Wednesday, Apr 09 2014 04:44 PM

CESAREO GARASA: Show's over for Tim Gardea

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    By The Californian

    Tim Gardea, seen in this 2010 portrait, has been at the top of the promoter food chain for the better part of 20 years.

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    By Courtesy of mike fowler

    Mike Fowler, 38, the driving force behind the successful gothic/fetish event Heresy.

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    By Courtesy of Erin McArdle

    Tireless promoter Patrick Spurlock, left, is part of The Cretins along with Ricardo Pacheco and Scott McArdle.

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    By Photo courtesy of Lynn Bly

    Canaan McDuffie brings his quartet to the Padre 8:30 p.m. Thursday.

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By CESAREO GARASA, Contributing columnist

When one door closes, another door opens. That old saying comes to mind with the recent news about the sale of Tim Gardea Presents.

As a musician and music lover, I've known Tim Gardea personally for the better part of two decades. I've been playing shows for him since he was a promoter at John Bryant's in the early '90s and -- full disclosure -- I've had some run-ins with him that weren't always pleasant. But that doesn't obscure one infallible fact:

He brought a lot of good music to this town.

Tim Gardea has been at the top of the promoter food chain for the better part of 20 years, bringing bands like Social Distortion, Peter Murphy and Jello Biafra, just to name a very few, to our city. He had the connections and the passion to bring these shows to life. In doing so, he became one of the most prominent figures in the local music scene. He also was responsible for putting together the massive 100-plus band leviathan known as the Rockin' Roots Fest at Stramler Park every summer (the last Tim Gardea show was Iration at The Elements Lounge this in February).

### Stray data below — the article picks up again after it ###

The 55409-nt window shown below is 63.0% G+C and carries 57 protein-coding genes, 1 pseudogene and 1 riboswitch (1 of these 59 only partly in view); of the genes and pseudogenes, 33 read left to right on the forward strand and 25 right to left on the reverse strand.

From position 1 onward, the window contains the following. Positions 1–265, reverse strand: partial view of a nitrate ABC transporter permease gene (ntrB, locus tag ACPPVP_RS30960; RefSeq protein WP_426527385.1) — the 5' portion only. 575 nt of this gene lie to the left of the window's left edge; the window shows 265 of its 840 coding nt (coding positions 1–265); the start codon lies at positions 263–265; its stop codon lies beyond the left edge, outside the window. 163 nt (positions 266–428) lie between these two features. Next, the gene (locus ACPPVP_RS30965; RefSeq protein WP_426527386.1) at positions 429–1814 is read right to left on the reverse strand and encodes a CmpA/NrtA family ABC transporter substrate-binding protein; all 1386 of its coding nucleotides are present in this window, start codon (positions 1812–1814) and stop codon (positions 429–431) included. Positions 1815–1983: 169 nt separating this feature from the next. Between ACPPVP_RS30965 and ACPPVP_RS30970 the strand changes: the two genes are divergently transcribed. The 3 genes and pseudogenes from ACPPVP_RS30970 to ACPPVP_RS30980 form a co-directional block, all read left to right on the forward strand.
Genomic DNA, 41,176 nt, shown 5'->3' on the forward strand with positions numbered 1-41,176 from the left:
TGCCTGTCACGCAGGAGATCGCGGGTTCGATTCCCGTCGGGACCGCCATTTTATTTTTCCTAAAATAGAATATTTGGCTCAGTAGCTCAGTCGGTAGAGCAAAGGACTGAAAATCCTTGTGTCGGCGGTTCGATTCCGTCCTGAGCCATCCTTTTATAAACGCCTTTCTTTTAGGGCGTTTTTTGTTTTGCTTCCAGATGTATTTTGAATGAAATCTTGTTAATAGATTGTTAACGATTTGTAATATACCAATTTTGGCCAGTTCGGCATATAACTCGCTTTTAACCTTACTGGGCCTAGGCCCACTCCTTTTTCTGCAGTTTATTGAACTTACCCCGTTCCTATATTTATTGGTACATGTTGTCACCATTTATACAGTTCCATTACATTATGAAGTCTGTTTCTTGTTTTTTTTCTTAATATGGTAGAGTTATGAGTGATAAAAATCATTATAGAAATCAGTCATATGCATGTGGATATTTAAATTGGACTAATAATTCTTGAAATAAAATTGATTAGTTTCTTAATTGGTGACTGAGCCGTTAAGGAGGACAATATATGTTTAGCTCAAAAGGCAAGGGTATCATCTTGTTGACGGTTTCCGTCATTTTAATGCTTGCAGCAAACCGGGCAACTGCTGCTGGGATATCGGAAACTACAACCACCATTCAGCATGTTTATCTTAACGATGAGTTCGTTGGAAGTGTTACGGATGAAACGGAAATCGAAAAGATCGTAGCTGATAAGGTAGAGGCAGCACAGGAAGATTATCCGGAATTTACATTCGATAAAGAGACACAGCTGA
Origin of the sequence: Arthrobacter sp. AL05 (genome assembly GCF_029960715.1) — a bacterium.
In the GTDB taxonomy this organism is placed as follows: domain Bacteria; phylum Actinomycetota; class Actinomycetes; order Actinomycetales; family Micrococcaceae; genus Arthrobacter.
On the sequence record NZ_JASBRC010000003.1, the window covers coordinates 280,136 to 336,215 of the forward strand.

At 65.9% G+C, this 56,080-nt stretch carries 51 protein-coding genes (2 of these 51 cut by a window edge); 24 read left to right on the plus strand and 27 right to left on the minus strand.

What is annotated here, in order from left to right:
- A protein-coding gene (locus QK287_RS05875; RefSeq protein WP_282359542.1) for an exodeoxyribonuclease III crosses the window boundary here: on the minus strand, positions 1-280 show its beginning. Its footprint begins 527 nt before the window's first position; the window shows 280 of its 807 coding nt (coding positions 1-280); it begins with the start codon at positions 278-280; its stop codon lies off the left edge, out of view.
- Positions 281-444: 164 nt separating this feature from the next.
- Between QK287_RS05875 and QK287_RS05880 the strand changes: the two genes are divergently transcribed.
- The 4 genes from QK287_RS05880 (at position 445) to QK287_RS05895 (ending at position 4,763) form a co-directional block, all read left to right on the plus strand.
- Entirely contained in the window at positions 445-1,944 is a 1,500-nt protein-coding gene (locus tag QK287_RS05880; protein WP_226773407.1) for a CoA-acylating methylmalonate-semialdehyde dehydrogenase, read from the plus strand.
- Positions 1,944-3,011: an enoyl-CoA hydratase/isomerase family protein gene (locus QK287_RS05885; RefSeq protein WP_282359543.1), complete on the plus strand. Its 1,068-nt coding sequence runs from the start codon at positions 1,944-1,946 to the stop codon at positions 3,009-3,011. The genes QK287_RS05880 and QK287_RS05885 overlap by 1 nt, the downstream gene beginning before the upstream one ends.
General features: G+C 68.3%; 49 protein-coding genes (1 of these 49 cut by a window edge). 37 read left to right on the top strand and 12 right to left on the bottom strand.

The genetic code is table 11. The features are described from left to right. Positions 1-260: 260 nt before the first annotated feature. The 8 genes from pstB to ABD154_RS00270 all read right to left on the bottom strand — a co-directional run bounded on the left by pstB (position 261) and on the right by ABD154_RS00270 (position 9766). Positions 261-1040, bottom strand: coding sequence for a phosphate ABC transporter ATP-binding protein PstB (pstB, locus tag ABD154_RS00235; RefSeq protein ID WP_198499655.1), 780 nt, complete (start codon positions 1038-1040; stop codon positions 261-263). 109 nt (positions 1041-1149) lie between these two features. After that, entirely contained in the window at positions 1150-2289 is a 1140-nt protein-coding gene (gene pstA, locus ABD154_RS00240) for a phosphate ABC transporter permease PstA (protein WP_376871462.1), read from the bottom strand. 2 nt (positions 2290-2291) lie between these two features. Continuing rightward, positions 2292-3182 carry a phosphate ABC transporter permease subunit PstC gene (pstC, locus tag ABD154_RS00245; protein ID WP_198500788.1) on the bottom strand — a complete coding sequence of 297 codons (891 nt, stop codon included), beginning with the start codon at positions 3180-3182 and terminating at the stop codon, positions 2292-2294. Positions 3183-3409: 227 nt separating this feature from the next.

What made him unique was the way his business grew and branched out. Other, smaller promoters have put their skin in the game -- and promptly pulled it back out again after a few failures to avoid going bankrupt. Gardea kept it going, stretching out to other cities and building up an impressive roster of working relationships with popular bands. One of his greatest strengths was being able to recognize what the youth market was attuned to and booking shows accordingly.

It's unclear what Gardea's next move will be; he didn't return our calls. But wherever his professional and personal journey takes him, the sale of Tim Gardea Presents to another local promoter, Mike Fowler, marks a big change for music in this town.

Fowler, 38, the driving force behind the successful gothic/fetish event Heresy, acquired ownership of Tim Gardea Presents. What exactly does that entail?

"With the purchase, we got his website, as well the social media accounts -- Facebook, Twitter as well as the thousands of subscribers to his website, along with some of his sound equipment."

In essence, Fowler bought Gardea's comic book collection.

Within the first few days of the purchase, the website and the social media accounts have already been rebranded "Heresy Entertainment," not to be confused with Club Heresy, which will remain, according to Fowler, "what it's always been."

Fowler doesn't foresee having to fix what isn't broken.

"Heresy Entertainment will be bringing basically the same types of shows that Tim was bringing in, like the ones you would hear on KRAB radio and on KLLY 95 -- at least the ones I can acquire and get --mainstream rock and alternative. Just branching out into becoming a general concert promoter. KSVG (radio) has been very good to us as well."

Fowler spends his days doing oilfield work and the rest of his time with his family, and this growing beast that is the start of what he hopes will be a successful franchise stretching from Lancaster to Fresno. He's already reached out to local venues about the change-up and the reaction, he said, has been positive.

But what is the main goal for this acquisition? What does Fowler plan on gaining from the purchase?

"I would like to continue Heresy on a monthly basis, and I would like to do shows here and there under the Heresy Entertainment banner -- just doing small concerts and continuing to grow. I'd also like to fan into Fresno -- both with the club and shows-- as well as Lancaster. Also eventually getting a festival up and running -- similar to, but not the same as Rockin' Roots, and probably in the fall to avoid the heat."

In trying to make Bakersfield a destination spot instead of just a stop over between Los Angeles and Fresno -- "I've reached out to bands to come here on the weekend and not just on some random Thursday" -- Fowler is in good company. Numbskull Productions has had success luring some of the bigger touring acts to Bakersfield.

Local showman